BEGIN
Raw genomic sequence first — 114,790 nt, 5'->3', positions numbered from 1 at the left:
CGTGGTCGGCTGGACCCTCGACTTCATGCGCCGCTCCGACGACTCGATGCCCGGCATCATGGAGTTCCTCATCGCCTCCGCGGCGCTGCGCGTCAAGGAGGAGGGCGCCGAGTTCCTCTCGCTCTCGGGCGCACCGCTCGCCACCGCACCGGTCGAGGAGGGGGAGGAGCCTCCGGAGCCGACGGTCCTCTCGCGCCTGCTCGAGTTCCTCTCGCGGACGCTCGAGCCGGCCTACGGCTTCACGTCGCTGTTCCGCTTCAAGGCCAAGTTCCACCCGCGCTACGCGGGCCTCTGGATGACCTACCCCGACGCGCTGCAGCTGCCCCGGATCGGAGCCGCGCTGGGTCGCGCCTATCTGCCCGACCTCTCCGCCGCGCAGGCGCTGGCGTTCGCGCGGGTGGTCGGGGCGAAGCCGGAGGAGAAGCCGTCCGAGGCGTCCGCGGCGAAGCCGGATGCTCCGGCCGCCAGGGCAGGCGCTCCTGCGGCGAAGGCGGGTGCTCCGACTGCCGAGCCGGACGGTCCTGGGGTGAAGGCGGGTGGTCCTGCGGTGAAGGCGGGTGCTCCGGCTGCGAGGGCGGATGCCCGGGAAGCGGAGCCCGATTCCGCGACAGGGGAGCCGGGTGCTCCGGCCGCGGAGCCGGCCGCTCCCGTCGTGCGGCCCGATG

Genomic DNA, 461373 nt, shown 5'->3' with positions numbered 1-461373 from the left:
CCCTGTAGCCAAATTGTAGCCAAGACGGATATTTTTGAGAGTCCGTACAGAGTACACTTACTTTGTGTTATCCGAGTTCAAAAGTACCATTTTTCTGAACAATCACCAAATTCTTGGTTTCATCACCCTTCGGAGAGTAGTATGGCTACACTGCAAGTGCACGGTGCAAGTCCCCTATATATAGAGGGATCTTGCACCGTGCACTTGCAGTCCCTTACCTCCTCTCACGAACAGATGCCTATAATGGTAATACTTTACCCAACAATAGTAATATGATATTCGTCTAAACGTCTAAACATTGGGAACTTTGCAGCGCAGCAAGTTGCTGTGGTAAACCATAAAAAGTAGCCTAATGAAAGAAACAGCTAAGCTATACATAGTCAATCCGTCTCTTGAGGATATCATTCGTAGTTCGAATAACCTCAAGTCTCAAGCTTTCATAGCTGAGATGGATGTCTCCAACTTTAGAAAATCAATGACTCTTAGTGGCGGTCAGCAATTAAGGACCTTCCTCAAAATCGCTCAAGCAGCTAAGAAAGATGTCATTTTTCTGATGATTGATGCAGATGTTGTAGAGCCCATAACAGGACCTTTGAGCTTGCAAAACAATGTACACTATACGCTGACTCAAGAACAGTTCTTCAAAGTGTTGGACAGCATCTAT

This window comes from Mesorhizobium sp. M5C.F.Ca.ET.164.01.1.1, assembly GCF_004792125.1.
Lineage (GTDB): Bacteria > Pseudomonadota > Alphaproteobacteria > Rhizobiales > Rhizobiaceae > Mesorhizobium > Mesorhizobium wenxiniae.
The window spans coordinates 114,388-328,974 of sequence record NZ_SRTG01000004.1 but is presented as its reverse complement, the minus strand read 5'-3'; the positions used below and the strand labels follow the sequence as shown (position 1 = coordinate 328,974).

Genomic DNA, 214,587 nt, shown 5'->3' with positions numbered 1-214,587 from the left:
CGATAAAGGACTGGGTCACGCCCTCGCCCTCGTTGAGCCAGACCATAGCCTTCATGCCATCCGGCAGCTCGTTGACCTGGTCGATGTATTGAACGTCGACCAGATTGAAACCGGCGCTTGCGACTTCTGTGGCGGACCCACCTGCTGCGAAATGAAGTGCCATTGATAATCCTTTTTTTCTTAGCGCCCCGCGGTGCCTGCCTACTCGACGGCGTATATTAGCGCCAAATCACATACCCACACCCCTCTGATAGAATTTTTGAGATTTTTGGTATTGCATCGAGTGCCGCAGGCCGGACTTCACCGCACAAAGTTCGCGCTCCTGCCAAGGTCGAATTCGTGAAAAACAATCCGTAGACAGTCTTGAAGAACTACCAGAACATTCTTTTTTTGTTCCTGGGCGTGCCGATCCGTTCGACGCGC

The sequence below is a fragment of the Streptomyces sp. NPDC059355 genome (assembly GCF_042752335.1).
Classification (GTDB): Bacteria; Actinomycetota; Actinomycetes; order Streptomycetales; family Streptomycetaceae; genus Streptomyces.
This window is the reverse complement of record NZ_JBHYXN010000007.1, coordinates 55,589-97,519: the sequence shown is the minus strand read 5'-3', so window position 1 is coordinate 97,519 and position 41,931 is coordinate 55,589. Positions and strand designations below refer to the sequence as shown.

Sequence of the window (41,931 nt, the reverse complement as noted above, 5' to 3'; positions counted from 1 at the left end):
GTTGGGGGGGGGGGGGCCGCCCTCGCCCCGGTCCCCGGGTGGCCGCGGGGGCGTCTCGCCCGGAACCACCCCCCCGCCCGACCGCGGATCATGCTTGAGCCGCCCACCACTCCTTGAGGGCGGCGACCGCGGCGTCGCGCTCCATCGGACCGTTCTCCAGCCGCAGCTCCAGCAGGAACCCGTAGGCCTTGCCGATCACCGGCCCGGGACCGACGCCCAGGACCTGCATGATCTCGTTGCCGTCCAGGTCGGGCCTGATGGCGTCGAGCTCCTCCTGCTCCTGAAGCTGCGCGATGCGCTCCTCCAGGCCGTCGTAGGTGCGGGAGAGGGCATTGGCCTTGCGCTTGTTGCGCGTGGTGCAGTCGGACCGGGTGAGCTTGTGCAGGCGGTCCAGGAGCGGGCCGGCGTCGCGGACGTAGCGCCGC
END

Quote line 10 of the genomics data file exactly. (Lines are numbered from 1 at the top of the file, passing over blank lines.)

The sequence below is a fragment of the Streptomyces sp. NPDC059355 genome (assembly GCF_042752335.1).